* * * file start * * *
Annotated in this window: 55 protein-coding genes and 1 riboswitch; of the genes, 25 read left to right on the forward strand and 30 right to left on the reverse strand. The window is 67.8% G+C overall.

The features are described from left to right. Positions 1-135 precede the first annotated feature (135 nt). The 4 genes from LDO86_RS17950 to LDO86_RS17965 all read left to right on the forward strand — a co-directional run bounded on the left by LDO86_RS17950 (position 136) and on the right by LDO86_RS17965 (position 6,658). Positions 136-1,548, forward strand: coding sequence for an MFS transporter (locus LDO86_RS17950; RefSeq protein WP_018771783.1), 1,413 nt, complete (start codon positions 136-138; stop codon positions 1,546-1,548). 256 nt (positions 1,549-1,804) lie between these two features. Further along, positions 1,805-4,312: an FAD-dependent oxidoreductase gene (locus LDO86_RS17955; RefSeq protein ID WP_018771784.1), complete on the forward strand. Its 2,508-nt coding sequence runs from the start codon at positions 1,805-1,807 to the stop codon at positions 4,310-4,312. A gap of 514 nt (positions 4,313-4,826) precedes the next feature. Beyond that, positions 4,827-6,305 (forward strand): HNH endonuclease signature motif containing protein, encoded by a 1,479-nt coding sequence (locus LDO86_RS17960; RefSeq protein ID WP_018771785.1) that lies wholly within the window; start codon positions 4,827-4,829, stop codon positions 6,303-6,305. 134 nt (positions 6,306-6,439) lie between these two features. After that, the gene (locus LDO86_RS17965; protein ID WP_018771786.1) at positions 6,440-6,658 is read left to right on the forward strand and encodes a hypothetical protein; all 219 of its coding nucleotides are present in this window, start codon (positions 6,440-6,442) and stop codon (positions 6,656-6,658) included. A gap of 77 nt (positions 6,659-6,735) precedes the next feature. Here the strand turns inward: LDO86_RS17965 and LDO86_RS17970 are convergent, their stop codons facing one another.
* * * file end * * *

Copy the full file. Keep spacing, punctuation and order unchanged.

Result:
Annotated in this window: 55 protein-coding genes and 1 riboswitch; of the genes, 25 read left to right on the forward strand and 30 right to left on the reverse strand. The window is 67.8% G+C overall.

The features are described from left to right. Positions 1-135 precede the first annotated feature (135 nt). The 4 genes from LDO86_RS17950 to LDO86_RS17965 all read left to right on the forward strand — a co-directional run bounded on the left by LDO86_RS17950 (position 136) and on the right by LDO86_RS17965 (position 6,658). Positions 136-1,548, forward strand: coding sequence for an MFS transporter (locus LDO86_RS17950; RefSeq protein WP_018771783.1), 1,413 nt, complete (start codon positions 136-138; stop codon positions 1,546-1,548). 256 nt (positions 1,549-1,804) lie between these two features. Further along, positions 1,805-4,312: an FAD-dependent oxidoreductase gene (locus LDO86_RS17955; RefSeq protein ID WP_018771784.1), complete on the forward strand. Its 2,508-nt coding sequence runs from the start codon at positions 1,805-1,807 to the stop codon at positions 4,310-4,312. A gap of 514 nt (positions 4,313-4,826) precedes the next feature. Beyond that, positions 4,827-6,305 (forward strand): HNH endonuclease signature motif containing protein, encoded by a 1,479-nt coding sequence (locus LDO86_RS17960; RefSeq protein ID WP_018771785.1) that lies wholly within the window; start codon positions 4,827-4,829, stop codon positions 6,303-6,305. 134 nt (positions 6,306-6,439) lie between these two features. After that, the gene (locus LDO86_RS17965; protein ID WP_018771786.1) at positions 6,440-6,658 is read left to right on the forward strand and encodes a hypothetical protein; all 219 of its coding nucleotides are present in this window, start codon (positions 6,440-6,442) and stop codon (positions 6,656-6,658) included. A gap of 77 nt (positions 6,659-6,735) precedes the next feature. Here the strand turns inward: LDO86_RS17965 and LDO86_RS17970 are convergent, their stop codons facing one another.